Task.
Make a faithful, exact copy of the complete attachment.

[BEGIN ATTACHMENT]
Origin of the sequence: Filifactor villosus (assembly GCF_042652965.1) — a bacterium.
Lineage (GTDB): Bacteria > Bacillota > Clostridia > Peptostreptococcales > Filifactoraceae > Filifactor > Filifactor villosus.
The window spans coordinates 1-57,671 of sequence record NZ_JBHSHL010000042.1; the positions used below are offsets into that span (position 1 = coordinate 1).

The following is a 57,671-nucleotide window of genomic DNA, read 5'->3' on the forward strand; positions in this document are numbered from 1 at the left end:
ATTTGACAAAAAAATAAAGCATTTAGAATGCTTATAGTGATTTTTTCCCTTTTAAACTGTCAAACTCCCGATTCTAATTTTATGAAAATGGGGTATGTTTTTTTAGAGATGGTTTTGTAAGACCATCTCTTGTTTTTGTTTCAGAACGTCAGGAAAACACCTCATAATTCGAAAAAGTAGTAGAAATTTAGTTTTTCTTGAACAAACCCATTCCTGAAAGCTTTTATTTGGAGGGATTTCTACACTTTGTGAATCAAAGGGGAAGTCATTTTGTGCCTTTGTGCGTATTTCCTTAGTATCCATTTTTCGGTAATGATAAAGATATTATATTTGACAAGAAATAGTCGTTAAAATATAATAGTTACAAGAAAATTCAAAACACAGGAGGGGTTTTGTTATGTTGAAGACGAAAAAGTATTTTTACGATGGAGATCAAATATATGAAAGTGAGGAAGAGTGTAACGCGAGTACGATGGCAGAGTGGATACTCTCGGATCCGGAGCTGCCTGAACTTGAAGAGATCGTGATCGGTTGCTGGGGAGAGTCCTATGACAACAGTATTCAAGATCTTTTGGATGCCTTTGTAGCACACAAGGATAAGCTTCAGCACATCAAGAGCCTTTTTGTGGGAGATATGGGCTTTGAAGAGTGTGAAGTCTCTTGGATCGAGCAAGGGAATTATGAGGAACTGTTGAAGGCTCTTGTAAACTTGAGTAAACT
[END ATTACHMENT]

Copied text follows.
Origin of the sequence: Filifactor villosus (assembly GCF_042652965.1) — a bacterium.
Lineage (GTDB): Bacteria > Bacillota > Clostridia > Peptostreptococcales > Filifactoraceae > Filifactor > Filifactor villosus.
The window spans coordinates 1-57,671 of sequence record NZ_JBHSHL010000042.1; the positions used below are offsets into that span (position 1 = coordinate 1).

The following is a 57,671-nucleotide window of genomic DNA, read 5'->3' on the forward strand; positions in this document are numbered from 1 at the left end:
ATTTGACAAAAAAATAAAGCATTTAGAATGCTTATAGTGATTTTTTCCCTTTTAAACTGTCAAACTCCCGATTCTAATTTTATGAAAATGGGGTATGTTTTTTTAGAGATGGTTTTGTAAGACCATCTCTTGTTTTTGTTTCAGAACGTCAGGAAAACACCTCATAATTCGAAAAAGTAGTAGAAATTTAGTTTTTCTTGAACAAACCCATTCCTGAAAGCTTTTATTTGGAGGGATTTCTACACTTTGTGAATCAAAGGGGAAGTCATTTTGTGCCTTTGTGCGTATTTCCTTAGTATCCATTTTTCGGTAATGATAAAGATATTATATTTGACAAGAAATAGTCGTTAAAATATAATAGTTACAAGAAAATTCAAAACACAGGAGGGGTTTTGTTATGTTGAAGACGAAAAAGTATTTTTACGATGGAGATCAAATATATGAAAGTGAGGAAGAGTGTAACGCGAGTACGATGGCAGAGTGGATACTCTCGGATCCGGAGCTGCCTGAACTTGAAGAGATCGTGATCGGTTGCTGGGGAGAGTCCTATGACAACAGTATTCAAGATCTTTTGGATGCCTTTGTAGCACACAAGGATAAGCTTCAGCACATCAAGAGCCTTTTTGTGGGAGATATGGGCTTTGAAGAGTGTGAAGTCTCTTGGATCGAGCAAGGGAATTATGAGGAACTGTTGAAGGCTCTTGTAAACTTGAGTAAACT